Wm: And, of course, Delibes’ “Lakme”, which so exemplifies French operatic exoticism, is another opera that audiences discover they like, once they have a chance to see it. The success of Bizet’s “Pearlfishers” over the past decade, suggests that the exotic French operas could be more popular in the U. S. if they were offered.

CC:  Every time that I perform Nadir in “The Pearlfishers”, people go crazy for it. It would be great to do more of the exotic French repertory. Companies are nervous to put  on “Lakme” and other French operas not well known to their audiences. With times being hard, it’s much easier and safer to do another “Traviata”.

[Below: Charles Castronovo as Nadir in Bizet’s “Pearlfishers” at the Kennedy Center; edited image of a photograph for the Washington National Opera.]
Wm: Speaking of Nadir, over the past 15 years there has been a emphasis on the male physique in operatic performance, and you seem to be one of the tenors whom costume designers like to design for. In an era where opera websites exist to glorify the male physique, does this put pressure on you to schedule time in the gym?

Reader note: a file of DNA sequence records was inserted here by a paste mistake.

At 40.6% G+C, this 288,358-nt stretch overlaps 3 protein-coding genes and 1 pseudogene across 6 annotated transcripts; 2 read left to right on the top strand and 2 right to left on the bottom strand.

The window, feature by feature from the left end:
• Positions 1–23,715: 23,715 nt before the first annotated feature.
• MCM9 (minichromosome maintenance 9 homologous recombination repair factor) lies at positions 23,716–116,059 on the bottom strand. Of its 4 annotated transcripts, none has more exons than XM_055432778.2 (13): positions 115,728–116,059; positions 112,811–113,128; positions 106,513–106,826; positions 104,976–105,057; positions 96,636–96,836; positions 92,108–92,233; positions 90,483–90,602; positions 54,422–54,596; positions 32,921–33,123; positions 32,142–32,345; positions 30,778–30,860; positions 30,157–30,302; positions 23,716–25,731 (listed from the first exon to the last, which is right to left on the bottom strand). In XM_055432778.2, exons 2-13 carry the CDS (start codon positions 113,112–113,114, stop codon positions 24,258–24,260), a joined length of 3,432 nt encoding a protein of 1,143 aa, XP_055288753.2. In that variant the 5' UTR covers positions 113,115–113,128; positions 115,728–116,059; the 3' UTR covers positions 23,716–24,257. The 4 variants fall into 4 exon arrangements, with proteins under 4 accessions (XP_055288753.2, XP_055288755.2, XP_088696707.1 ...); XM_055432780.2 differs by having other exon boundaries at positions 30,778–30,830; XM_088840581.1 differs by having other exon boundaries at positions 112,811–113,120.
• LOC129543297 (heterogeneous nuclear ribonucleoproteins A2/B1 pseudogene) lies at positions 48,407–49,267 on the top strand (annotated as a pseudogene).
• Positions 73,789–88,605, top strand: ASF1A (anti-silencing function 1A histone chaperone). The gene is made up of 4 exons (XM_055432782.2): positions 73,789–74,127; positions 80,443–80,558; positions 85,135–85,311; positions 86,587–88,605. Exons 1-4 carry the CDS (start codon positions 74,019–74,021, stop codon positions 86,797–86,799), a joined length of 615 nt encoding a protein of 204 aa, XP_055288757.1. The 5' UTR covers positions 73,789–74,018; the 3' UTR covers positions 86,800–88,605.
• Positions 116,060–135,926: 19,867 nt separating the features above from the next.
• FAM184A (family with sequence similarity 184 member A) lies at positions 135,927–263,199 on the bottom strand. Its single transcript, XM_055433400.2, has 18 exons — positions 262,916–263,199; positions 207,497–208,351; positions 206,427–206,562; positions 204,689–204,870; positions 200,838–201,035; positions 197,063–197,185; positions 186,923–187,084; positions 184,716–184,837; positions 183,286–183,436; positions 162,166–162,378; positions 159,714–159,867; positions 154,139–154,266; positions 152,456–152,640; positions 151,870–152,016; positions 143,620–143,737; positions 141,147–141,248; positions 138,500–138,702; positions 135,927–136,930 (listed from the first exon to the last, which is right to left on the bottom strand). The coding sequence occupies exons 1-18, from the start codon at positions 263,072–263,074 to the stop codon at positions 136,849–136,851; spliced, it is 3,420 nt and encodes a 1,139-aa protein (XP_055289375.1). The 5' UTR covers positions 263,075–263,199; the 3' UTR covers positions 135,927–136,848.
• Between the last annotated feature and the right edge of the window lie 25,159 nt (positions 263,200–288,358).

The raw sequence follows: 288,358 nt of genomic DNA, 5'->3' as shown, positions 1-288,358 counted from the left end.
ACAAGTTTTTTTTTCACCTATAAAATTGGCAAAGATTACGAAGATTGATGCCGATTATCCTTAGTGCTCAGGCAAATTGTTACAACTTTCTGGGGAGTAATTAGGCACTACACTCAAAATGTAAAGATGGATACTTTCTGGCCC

CC: For sure, it’s a reality. I don’t have a problem with the emphasis on physique. I understand where it comes from.

My physique is not perfect. It takes scheduling time in the gym.  I’m working with an ex-Marine, which is not the most fun thing to do, but it keeps me disciplined, and I sing better when I’m working out and am in shape.

Wm: You recently replaced Vittorio Grigolo as Romeo in Director Ian Judge’s production of Gounod’s “Romeo et Juliette” for one performance at the Los Angeles Opera. Judge had created a notorious, but brilliant, production of Wagner’s “Tannhauser” for the Los Angeles Opera in which there was a lot of nudity and what the movies call “sexual content”. And, of course, the same could be said of his “Romeo et Juliette” as well. Would you want to work with a director like Judge who emphasizes the sex in opera?

[Below: Juliet (Nino Machaidze, above) bids farewell to her husband, Romeo (Charles Castronovo, below) after spending her wedding night with him; edited image, based on a photograph from the Los Angeles Opera.]